From time to time, a
staffer or critic offers up a favorite cultural pick for Procrastinate Better readers. Today's endorsement is from
contributor Noreen Malone.
I didn’t listen to much country music until I moved to NewYork, but here its twang often seems perfect for countervailing the jangle ofthe city, and the sudsy sentimentalism offers a welcome break from Easternreserve. Lately I’ve gotten particularly hung up on down-home proto-feministLoretta Lynn, whose songs I’ve grown to love fiercely. 2010 happens to be the50th anniversary of her first single, and so there’s been a small bonanzaof Loretta-themed releases: Her memoir, ACoal Miner’s Daughter , has been reissued in a new version, along with a two-disccompilation of her greatest hits . There’s also a just-outtribute album featuring mostly country artists—and a rocker or two—singingsome of Lynn’s best-loved songs. (I’m partial to the White Stripes’ version of"Rated X," and the Alan Jackson/Martina McBride duet on "Louisiana Woman,Mississippi Man.") Lynnalso recently gave a fascinating interview on Fresh Air that’s worth yourtime especially if you’re unfamiliar with her life story. The best tidbitsinclude the fashion advice she got from Patsy Cline, her friendship with JackWhite, and the detail that, though she penned the shocking-for-its-milieuanthem " The Pill ,"Lynn didn’t have access to birth control..She had yet another unplannedpregnancy in the wake of the song’s release.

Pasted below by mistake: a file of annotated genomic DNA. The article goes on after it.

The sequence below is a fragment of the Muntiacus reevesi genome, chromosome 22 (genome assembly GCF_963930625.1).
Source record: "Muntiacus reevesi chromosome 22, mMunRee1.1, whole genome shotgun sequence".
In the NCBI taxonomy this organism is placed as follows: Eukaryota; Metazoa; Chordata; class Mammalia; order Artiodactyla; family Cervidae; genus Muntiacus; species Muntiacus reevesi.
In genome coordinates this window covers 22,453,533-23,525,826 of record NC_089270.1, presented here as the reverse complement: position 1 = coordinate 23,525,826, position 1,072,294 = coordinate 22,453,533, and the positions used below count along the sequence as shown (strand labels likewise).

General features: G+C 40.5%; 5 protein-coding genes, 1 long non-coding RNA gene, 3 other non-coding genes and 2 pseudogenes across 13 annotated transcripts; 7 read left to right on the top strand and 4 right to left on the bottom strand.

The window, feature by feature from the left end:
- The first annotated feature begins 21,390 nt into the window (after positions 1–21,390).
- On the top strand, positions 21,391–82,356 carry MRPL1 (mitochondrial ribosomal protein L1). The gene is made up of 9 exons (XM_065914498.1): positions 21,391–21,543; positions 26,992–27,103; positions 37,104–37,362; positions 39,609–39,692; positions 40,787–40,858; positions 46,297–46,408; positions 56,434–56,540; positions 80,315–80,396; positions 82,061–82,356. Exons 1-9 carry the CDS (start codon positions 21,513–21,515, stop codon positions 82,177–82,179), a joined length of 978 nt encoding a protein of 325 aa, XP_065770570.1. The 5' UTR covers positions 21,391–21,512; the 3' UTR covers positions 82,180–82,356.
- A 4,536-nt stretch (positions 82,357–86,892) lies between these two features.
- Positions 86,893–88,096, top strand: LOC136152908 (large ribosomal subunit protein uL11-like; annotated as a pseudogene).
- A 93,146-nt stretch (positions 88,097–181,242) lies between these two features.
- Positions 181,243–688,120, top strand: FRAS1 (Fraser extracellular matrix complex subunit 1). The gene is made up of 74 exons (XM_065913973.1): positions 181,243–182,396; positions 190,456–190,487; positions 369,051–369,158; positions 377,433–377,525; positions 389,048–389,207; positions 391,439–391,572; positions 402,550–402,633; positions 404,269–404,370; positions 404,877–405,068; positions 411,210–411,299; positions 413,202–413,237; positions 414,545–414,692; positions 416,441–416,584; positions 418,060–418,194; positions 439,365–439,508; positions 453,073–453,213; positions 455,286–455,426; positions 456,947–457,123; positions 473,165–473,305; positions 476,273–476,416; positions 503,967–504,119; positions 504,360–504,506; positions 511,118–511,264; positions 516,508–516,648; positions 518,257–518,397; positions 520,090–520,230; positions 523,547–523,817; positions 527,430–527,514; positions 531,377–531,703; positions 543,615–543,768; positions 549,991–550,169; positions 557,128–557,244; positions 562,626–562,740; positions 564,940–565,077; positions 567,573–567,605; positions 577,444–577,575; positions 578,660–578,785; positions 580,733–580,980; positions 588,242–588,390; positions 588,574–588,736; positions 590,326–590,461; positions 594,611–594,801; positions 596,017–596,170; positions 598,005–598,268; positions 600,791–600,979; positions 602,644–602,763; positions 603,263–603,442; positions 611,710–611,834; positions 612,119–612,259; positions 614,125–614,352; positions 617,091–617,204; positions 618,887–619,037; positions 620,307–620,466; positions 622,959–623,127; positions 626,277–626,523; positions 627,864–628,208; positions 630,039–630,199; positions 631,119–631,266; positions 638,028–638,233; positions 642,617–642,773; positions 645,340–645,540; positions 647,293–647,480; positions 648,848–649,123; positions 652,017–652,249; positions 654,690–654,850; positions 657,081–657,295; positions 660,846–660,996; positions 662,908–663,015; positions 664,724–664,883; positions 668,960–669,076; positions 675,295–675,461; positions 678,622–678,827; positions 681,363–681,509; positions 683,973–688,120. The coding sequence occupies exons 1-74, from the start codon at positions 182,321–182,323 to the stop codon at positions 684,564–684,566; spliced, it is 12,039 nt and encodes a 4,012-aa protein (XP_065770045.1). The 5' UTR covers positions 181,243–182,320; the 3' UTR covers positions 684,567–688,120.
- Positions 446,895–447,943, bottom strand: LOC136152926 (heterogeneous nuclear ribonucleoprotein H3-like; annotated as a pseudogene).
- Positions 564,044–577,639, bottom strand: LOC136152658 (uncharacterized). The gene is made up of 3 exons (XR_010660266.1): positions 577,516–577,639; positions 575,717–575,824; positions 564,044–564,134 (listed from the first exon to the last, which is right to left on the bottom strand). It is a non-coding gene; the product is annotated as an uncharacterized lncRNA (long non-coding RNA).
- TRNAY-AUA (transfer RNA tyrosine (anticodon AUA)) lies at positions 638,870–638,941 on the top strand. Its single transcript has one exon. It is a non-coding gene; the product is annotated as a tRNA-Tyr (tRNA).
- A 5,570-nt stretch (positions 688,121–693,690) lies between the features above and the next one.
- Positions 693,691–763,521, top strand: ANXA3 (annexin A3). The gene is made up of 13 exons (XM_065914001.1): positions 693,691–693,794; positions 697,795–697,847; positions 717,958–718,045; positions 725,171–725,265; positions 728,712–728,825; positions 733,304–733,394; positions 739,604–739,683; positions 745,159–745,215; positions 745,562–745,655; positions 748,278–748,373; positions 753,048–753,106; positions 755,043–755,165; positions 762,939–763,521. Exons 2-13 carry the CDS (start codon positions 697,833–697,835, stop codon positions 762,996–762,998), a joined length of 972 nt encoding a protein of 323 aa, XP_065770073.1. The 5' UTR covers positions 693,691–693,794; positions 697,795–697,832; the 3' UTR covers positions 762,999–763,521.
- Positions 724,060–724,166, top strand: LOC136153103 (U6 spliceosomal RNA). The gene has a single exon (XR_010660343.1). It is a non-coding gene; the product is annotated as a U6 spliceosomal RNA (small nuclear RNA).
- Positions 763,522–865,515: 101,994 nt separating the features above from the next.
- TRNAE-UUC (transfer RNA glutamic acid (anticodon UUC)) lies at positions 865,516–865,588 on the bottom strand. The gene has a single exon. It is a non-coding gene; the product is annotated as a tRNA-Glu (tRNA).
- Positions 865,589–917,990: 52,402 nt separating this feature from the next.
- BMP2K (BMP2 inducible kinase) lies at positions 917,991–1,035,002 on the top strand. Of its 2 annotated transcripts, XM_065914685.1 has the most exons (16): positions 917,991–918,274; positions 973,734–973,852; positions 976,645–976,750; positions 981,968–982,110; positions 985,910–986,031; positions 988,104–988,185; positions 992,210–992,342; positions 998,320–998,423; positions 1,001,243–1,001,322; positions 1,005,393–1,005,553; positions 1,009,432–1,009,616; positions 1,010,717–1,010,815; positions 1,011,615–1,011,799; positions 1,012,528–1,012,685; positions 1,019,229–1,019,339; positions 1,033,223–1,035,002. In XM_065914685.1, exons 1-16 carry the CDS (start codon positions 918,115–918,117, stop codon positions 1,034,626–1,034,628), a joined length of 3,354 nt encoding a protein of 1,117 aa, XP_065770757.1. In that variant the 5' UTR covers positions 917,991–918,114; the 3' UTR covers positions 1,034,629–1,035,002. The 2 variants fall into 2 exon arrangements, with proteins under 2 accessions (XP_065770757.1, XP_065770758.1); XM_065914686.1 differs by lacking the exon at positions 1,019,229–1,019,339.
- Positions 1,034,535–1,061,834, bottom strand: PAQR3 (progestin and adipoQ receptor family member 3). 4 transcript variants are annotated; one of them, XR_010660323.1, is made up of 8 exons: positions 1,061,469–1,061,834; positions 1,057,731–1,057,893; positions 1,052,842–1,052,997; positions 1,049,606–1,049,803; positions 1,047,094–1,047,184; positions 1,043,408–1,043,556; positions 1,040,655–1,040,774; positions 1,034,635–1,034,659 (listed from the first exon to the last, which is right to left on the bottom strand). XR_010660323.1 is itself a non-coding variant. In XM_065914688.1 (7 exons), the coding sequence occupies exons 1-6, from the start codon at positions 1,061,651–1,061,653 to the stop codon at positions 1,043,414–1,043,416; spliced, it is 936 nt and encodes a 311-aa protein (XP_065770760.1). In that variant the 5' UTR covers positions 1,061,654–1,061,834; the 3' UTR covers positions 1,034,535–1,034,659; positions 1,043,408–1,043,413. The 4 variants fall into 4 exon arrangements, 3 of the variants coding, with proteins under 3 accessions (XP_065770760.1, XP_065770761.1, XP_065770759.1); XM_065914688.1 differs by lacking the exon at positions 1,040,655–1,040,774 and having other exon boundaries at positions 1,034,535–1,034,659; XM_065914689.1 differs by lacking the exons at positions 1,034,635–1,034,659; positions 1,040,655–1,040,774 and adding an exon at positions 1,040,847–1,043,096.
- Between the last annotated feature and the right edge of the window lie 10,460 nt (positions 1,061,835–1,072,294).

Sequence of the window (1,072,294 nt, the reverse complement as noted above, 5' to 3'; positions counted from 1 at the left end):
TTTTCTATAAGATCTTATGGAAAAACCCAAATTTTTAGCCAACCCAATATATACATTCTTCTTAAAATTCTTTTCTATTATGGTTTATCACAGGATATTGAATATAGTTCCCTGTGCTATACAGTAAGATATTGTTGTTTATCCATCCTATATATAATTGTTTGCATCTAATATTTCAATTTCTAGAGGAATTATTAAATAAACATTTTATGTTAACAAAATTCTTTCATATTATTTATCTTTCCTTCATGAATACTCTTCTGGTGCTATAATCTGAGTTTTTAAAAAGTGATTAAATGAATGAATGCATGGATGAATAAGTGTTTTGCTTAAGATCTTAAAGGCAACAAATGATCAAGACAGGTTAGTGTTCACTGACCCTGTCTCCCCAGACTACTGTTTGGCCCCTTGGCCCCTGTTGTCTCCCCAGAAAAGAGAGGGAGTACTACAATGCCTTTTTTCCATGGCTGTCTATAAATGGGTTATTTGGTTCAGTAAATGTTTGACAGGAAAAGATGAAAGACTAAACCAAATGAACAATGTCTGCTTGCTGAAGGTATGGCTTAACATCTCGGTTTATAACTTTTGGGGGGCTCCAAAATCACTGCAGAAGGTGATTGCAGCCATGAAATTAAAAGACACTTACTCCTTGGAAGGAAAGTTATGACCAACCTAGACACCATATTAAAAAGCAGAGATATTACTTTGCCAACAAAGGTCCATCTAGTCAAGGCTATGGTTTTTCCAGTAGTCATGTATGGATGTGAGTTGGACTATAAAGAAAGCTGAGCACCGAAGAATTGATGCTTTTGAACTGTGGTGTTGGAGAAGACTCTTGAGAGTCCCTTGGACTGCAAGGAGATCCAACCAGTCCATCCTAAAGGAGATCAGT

To see the fruits of Cline’s sartorial advice (oh my!) andthat collaborative friendship with White, check out this clip of Lynnperforming 2005’s "Portland, Oregon," a warm bit of escapism I’ve been playingon repeat as this New York winter begins.
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